realized two major handicaps. One that, while our constitution is
secular, the society is in the grip of religiosity, so he found
this as an obstacle in full implementation of secular policies.
The second flaw he saw was that in his party, which was founded on
the grounds of secular values has been infiltrated by communal
elements. There was no one to heed to his warning, and in due
course many an actions of some Congress leaders were
indistinguishable from those of the communal elements, those
forcing the country in the direction of religious nationalism.
The health of democracy in any country has to be gauzed by the
security and equity of minorities in the country. Through the
complicated mechanisms, the influence of communal elements has
risen exponentially during last three decades in particular. The
whole trajectory of these two countries has been very different.
While in Pakistan, there was always a space for communalism to
creep in comfortably, task of communal politics became still
simpler with the country falling in to the grip of Military
dictatorships time and over again. The intervention of United
States and US policies in Afghanistan, in particular, added fuel
to the fire.
In India, the opportunism, the fallacies of electoral system,
first past the poll, the rising anxiety of sections of society,
the successful effort of communal forces to project the fear of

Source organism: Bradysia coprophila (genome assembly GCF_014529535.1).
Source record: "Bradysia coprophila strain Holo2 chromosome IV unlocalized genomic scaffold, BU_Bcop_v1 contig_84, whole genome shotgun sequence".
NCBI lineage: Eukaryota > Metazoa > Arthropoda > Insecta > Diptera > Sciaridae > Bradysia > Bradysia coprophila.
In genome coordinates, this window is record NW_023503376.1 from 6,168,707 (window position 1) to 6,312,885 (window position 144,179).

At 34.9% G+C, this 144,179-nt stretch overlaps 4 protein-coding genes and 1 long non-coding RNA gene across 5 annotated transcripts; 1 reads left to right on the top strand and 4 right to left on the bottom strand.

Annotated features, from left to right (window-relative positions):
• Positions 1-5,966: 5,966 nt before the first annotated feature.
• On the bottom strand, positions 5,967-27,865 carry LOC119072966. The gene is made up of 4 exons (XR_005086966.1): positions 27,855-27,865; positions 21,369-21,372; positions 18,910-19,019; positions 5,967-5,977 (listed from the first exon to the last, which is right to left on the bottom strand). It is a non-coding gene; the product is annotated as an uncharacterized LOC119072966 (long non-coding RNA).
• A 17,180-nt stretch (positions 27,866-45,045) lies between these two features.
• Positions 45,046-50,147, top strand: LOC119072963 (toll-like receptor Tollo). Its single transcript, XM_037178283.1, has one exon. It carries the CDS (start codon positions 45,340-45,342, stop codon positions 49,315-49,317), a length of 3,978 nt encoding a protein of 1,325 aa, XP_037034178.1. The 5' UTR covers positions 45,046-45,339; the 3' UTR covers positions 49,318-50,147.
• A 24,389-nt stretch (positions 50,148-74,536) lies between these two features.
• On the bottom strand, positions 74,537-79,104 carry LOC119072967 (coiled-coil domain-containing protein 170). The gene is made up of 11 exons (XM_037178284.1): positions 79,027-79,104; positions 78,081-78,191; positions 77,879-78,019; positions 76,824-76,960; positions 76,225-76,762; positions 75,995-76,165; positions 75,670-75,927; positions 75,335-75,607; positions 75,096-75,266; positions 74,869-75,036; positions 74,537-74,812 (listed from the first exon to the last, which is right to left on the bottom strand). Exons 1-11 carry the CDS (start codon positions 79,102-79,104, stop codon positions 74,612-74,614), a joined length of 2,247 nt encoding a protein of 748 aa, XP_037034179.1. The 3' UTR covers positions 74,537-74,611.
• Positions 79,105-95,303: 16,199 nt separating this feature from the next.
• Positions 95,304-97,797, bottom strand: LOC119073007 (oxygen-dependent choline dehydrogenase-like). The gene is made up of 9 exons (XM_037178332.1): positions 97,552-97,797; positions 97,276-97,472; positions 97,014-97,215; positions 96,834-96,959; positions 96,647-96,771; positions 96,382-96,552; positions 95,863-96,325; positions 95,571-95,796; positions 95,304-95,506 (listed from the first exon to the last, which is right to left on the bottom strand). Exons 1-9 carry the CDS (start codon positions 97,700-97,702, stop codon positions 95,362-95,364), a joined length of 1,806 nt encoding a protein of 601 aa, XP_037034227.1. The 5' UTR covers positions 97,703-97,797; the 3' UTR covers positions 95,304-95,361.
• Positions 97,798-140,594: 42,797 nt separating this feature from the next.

the small minorities to the big majority and the politics around
emotive issues like Ram Temple completed the picture.
roughly while Muslims are 13.4% in population, their percentage
amongst violence victims is 90%. Today they are standing at the
bottom of socio-economic indices. Sachar Committee has
demonstrated it beyond any shadow of doubt.
In Pakistan, the
percentage of Hindu minorities has declined over a period of time
and their security and social status is abominable. The injustices
of minorities in one country are no justification for heaping of
injustices in other country. The reactionary communalism is used
by political forces in their own ways. The communal forces in
India look at the Hindus exiling from Pakistan and the Assam
violence as the attack on Hindus. In Pakistan the atrocities on
Muslims in India give them a handle to further intimidate the
Hindus there. In response to Babri demolition, many a temples were
razed to dust in Pakistan.
All said and done there is a gross contrast between the situation
in Pakistan and India. Despite setbacks, the secular democratic
values are the foundation of Indian system, though very much
compromised in recent decades. In Pakistan on the other hand,
democracy has been a marginal value, there are efforts to root it
in Pakistan but the obstacles are immense. The common factor is
the suffering of minorities though the degree of this suffering is
very different in both these countries.
Where will all this lead us to? The
communal issue is a big brake to the social development of the
countries as a whole. The values of affirmative action for weaker
sections of society, the going an extra mile to protect them and
to bring them up in social area is what is needed.
years after coming out from the yoke of colonialism, it is time we
remember the values of Liberty, Equality and Fraternity, the
principles which guided our freedom movement.
In India there is an
urgent need to reform our electoral system to reflect our social
and political needs. Communal violence and discrimination against
minorities is an immense loss to our national ethos and humanism.
Time to check it and reaffirm in practice, those values which made
us India! And for Pakistan high time to come back to the values
outlined in the speech of Jinnah on 11th August 1947, decline in
the percentage of minorities and their exodus from Pakistan is a
great insult to the founder of Pakistan!